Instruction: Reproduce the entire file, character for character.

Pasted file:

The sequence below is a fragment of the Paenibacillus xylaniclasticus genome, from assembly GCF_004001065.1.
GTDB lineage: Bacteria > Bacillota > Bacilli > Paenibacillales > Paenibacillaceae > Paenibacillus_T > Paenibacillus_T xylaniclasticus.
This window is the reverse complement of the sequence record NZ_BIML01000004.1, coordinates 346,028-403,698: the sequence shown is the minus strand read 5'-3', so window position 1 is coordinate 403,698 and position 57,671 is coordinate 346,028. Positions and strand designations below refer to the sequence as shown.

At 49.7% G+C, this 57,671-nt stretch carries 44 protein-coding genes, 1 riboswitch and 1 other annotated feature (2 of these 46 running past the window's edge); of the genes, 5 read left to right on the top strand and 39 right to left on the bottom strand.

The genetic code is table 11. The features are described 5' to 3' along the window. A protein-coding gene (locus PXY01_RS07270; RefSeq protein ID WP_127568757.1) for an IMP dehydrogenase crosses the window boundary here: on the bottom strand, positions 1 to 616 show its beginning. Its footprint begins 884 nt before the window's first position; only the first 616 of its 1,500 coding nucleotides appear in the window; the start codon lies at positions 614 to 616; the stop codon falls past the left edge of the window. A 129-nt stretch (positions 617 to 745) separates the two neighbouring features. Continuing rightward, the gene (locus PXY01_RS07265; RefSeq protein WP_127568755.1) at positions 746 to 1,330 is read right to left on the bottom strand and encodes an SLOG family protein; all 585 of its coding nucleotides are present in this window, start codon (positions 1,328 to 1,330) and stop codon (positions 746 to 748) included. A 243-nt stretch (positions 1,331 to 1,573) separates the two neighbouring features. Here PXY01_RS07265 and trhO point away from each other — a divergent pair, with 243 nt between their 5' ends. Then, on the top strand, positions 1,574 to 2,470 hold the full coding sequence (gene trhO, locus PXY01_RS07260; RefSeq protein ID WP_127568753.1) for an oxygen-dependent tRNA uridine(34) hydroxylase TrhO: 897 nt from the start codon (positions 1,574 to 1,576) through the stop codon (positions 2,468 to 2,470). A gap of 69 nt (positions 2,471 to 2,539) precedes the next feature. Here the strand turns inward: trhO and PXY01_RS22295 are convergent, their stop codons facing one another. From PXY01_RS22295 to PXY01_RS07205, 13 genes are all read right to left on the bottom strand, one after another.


The sequence below is a fragment of the Paenibacillus xylaniclasticus genome, from assembly GCF_004001065.1.
GTDB lineage: Bacteria > Bacillota > Bacilli > Paenibacillales > Paenibacillaceae > Paenibacillus_T > Paenibacillus_T xylaniclasticus.
This window is the reverse complement of the sequence record NZ_BIML01000004.1, coordinates 346,028-403,698: the sequence shown is the minus strand read 5'-3', so window position 1 is coordinate 403,698 and position 57,671 is coordinate 346,028. Positions and strand designations below refer to the sequence as shown.

At 49.7% G+C, this 57,671-nt stretch carries 44 protein-coding genes, 1 riboswitch and 1 other annotated feature (2 of these 46 running past the window's edge); of the genes, 5 read left to right on the top strand and 39 right to left on the bottom strand.

The genetic code is table 11. The features are described 5' to 3' along the window. A protein-coding gene (locus PXY01_RS07270; RefSeq protein ID WP_127568757.1) for an IMP dehydrogenase crosses the window boundary here: on the bottom strand, positions 1 to 616 show its beginning. Its footprint begins 884 nt before the window's first position; only the first 616 of its 1,500 coding nucleotides appear in the window; the start codon lies at positions 614 to 616; the stop codon falls past the left edge of the window. A 129-nt stretch (positions 617 to 745) separates the two neighbouring features. Continuing rightward, the gene (locus PXY01_RS07265; RefSeq protein WP_127568755.1) at positions 746 to 1,330 is read right to left on the bottom strand and encodes an SLOG family protein; all 585 of its coding nucleotides are present in this window, start codon (positions 1,328 to 1,330) and stop codon (positions 746 to 748) included. A 243-nt stretch (positions 1,331 to 1,573) separates the two neighbouring features. Here PXY01_RS07265 and trhO point away from each other — a divergent pair, with 243 nt between their 5' ends. Then, on the top strand, positions 1,574 to 2,470 hold the full coding sequence (gene trhO, locus PXY01_RS07260; RefSeq protein ID WP_127568753.1) for an oxygen-dependent tRNA uridine(34) hydroxylase TrhO: 897 nt from the start codon (positions 1,574 to 1,576) through the stop codon (positions 2,468 to 2,470). A gap of 69 nt (positions 2,471 to 2,539) precedes the next feature. Here the strand turns inward: trhO and PXY01_RS22295 are convergent, their stop codons facing one another. From PXY01_RS22295 to PXY01_RS07205, 13 genes are all read right to left on the bottom strand, one after another.